The Sentinel Project is a non-profit organization based in Toronto, Canada with members in several countries around the world. Their mission is to prevent the crime of genocide through effective early warning and cooperation with victimized peoples to carry out non-violent prevention initiatives.
Formed in 2008, The Sentinel Project began as the brainchild of founder and executive director Christopher Tuckwood, built on the belief mass killings are not inevitable ‒ mass atrocities that have the potential to escalate to genocide are both predictable and preventable. While governments with the power to stop genocide and save lives have often stood by and done little to nothing in the past, civil society – ordinary people and non-governmental organizations – can play an important role.

Community Ambassadors
Una Hakika community ambassadors (Photo from The Sentinel Project).
The key to preventing genocide is decisively and effectively before it begins. The Sentinel Project has created an early warning system that engages threatened communities and other anti-genocide organizations, giving them a strong role to play even in the absence of government support. By building a comprehensive understanding of the factors that make genocide likely in a given locale, monitoring the operational processes underway, and identifying the key actors, the Sentinel Project can then work with its partners to devise preventive measures most likely to stop the genocidal process.
The Sentinel Project’s humanitarian communications network, Una Hakika, puts this theory into practice in the Tana Delta, one of the least developed areas in Kenya. Una Hakika, which means “Are You Sure?” in Kiswahili, aims to mitigate the harmful effects of misinformation, which has often led to mass killings in a longstanding tribal feud throughout the Tana Delta region.
Una Hakika subscribers can report rumours anonymously using SMS or phone calls, or by contacting local community ambassadors who have been trained by Sentinel Project workers. This data is then prioritized using software called WikiRumours, a web- and mobile-based platform for moderating misinformation and disinformation. Immediate responsiveness is important for Una Hakika, and consistent communication is established with subscribers who report rumours.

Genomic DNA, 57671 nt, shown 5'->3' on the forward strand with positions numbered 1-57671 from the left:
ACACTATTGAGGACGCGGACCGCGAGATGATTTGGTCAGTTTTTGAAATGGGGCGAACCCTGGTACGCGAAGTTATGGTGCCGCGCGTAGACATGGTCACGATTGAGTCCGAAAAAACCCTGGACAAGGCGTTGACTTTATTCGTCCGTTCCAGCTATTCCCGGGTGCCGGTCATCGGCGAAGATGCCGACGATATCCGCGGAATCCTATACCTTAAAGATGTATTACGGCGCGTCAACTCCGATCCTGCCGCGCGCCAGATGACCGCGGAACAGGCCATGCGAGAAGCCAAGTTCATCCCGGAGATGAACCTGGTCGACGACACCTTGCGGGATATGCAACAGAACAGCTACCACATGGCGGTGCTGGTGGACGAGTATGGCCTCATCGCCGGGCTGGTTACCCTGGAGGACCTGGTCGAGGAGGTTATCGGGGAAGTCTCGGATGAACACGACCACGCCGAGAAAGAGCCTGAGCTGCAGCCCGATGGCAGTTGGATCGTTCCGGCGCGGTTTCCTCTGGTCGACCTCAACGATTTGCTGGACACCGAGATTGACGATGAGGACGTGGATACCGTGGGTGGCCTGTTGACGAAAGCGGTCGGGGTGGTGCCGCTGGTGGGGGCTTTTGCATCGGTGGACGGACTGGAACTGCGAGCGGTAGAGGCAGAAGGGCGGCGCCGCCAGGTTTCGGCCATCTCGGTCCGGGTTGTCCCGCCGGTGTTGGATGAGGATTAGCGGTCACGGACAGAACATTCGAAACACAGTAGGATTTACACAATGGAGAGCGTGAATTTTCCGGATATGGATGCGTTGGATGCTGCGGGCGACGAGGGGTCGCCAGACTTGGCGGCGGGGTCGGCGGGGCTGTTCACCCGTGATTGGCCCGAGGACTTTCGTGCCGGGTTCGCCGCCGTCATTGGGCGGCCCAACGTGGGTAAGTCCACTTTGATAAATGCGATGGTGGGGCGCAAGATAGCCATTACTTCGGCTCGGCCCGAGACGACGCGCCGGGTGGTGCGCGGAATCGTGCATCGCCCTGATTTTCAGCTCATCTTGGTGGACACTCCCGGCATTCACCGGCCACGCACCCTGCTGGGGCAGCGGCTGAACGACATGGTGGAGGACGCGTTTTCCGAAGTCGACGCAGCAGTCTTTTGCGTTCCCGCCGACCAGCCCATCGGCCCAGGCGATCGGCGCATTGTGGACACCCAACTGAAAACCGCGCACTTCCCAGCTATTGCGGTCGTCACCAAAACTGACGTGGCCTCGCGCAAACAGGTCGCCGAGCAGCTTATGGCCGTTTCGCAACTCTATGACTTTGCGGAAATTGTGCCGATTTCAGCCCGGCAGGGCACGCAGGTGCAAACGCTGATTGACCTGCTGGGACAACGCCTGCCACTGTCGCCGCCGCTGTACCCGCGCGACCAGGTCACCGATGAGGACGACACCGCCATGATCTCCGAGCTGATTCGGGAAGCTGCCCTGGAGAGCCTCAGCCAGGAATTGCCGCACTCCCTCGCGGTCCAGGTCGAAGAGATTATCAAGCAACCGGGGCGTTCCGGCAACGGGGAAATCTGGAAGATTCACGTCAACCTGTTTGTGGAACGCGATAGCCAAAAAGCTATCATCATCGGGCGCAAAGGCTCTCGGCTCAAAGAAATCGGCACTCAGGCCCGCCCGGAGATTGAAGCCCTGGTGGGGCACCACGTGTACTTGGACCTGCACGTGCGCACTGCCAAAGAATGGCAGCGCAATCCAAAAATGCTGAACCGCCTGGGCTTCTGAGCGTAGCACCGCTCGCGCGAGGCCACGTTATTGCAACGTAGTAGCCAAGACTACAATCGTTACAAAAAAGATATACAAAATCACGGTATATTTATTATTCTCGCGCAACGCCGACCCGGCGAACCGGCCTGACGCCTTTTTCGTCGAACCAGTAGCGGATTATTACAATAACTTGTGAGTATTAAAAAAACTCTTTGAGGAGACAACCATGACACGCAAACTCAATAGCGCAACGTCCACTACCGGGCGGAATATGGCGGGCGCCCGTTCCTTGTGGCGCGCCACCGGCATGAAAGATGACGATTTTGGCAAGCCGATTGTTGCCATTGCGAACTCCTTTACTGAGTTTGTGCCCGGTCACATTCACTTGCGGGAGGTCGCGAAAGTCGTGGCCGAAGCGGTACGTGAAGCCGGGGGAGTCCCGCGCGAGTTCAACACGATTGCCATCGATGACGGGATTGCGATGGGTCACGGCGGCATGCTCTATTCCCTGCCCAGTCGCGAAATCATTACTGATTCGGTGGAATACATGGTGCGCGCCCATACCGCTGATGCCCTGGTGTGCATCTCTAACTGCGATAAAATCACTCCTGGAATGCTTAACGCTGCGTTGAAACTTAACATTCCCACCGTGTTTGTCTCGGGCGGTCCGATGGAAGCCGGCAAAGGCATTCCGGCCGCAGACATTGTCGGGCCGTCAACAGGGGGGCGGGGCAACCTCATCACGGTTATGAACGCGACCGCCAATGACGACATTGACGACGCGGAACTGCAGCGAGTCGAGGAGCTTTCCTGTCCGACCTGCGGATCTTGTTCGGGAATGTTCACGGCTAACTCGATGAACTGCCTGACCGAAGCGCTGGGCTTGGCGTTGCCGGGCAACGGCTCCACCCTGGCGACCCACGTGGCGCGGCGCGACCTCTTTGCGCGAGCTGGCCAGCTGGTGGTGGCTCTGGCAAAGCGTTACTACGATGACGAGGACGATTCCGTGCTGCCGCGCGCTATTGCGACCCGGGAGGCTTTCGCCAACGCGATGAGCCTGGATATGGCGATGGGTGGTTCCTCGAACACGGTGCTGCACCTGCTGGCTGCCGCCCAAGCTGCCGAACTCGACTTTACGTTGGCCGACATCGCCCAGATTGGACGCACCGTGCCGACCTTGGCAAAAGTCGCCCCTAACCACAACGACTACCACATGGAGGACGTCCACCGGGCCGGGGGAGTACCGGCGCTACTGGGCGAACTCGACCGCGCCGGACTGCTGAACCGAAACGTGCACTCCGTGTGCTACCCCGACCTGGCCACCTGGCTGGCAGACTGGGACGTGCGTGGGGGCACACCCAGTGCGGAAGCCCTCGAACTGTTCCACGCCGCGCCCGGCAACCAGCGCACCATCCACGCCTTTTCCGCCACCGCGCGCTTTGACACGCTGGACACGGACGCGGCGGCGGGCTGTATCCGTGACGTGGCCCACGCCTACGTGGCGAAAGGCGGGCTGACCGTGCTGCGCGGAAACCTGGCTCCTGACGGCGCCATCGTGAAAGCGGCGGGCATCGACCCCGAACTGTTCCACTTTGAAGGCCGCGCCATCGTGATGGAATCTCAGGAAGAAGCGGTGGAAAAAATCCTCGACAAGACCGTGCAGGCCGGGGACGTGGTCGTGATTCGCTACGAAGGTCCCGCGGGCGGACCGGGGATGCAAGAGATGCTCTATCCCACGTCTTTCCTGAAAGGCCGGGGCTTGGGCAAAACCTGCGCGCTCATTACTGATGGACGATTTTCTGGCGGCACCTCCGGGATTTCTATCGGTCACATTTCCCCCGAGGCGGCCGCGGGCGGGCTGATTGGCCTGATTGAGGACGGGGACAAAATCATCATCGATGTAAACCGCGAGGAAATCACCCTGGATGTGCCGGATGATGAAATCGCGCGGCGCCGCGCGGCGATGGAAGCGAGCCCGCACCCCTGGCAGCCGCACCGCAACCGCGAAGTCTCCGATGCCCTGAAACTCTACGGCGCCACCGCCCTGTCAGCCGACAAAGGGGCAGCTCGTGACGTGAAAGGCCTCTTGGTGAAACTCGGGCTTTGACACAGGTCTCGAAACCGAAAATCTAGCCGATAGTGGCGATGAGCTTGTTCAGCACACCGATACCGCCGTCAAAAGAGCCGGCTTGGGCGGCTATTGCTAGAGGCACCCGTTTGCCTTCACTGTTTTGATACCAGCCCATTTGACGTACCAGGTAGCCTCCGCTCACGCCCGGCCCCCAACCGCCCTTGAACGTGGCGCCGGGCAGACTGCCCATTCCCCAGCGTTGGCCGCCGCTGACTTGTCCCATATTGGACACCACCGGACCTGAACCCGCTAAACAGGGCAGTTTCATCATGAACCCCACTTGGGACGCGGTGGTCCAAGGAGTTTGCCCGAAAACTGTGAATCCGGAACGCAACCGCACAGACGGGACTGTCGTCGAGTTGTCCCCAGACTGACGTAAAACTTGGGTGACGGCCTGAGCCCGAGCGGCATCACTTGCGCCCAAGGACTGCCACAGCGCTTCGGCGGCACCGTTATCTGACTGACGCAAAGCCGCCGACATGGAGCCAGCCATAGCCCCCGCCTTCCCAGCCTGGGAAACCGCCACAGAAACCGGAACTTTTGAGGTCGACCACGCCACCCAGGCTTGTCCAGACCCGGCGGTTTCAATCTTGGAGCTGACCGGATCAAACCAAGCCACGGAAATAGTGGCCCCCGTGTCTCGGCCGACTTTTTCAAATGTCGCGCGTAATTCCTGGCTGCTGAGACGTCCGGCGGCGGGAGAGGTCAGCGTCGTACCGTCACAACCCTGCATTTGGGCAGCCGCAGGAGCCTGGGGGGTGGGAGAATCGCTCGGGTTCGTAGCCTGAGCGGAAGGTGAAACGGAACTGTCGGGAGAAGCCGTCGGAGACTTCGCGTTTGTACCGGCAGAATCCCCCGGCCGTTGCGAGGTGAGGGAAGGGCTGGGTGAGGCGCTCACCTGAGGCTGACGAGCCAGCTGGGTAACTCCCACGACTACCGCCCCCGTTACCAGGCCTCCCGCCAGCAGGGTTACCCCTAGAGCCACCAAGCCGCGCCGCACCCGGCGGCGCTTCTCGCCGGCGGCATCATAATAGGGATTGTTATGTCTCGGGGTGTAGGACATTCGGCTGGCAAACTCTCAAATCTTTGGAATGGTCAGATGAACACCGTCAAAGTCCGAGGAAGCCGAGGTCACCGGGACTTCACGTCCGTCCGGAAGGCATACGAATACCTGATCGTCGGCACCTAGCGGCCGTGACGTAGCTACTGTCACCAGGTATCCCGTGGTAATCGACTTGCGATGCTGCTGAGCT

Una Hakika caller
Una Hakika caller (Photo from The Sentinel Project).

Once rumours have been prioritized, the next task is verification to uncover the truth. In some cases, the relevant authorities may know the truth, while in others, consulting trusted sources or querying subscribers may yield the truth. After verifying rumours and responding to the individuals who initially reported them, Una Hakika devises strategies for containing and countering false information on a community level before it can spread and do harm.
Una Hakika has been operating in the Tana Delta for approximately one year and has already proven its worth in preventing violent clashes in the area. As one community ambassador explained, “People these days do not jump to panicking, as they trust the ambassadors to have knowledge to outbreaks of rumours. Not limited to rumours, Una Hakika has also kept people up to date on issues relating to the country in general.” Given the success of this program in the Tana Delta, Una Hakika aims to expand its scope to other violence-prone areas of Kenya.
WikiRumours is only one example of the technology that The Sentinel Project is using to prevent mass atrocities. Hatebase is another. Launched in 2013, Hatebase is the world’s largest online repository of structured multilingual, usage-based hate speech. Still under active development, it is an attempt to create a repository of words and phrases that researchers can use to detect the early stages of genocide.
The Sentinel Project also utilizes Conflict Tracking System, which is a data visualization platform that helps display conflicts being tracked around the world. The platform presents an interactive display model that allows visitors to its website to view and explore the root causes, relationships, and operational processes behind an early warning released by the organization. Research analysts at The Sentinel Project use Sentinel CTS to input data from reliable sources to track situations of concern. A visual time-line enables them to track the emergence and development of conflicts more closely.
To supplement these ongoing efforts, the Sentinel Project also runs an online course: Introduction to Technology and Human Rights. This innovative course offers people working in fields such as human rights, international development, and journalism the chance to learn about the many ways that technology can be applied in the context of human protection.
Work is now under way to transfer successful methods and technologies to other areas of concern, including Burma, where the Muslim Rohingya minority face ongoing persecution. The Sentinel Project has grown substantially in the years since its inception, and shows no signs of slowing down in its fight to prevent mass atrocities around the world.
For more information, follow The Sentinel Project online: Facebook and Twitter: @SentinelProject
Written by Adrian Gregorich.

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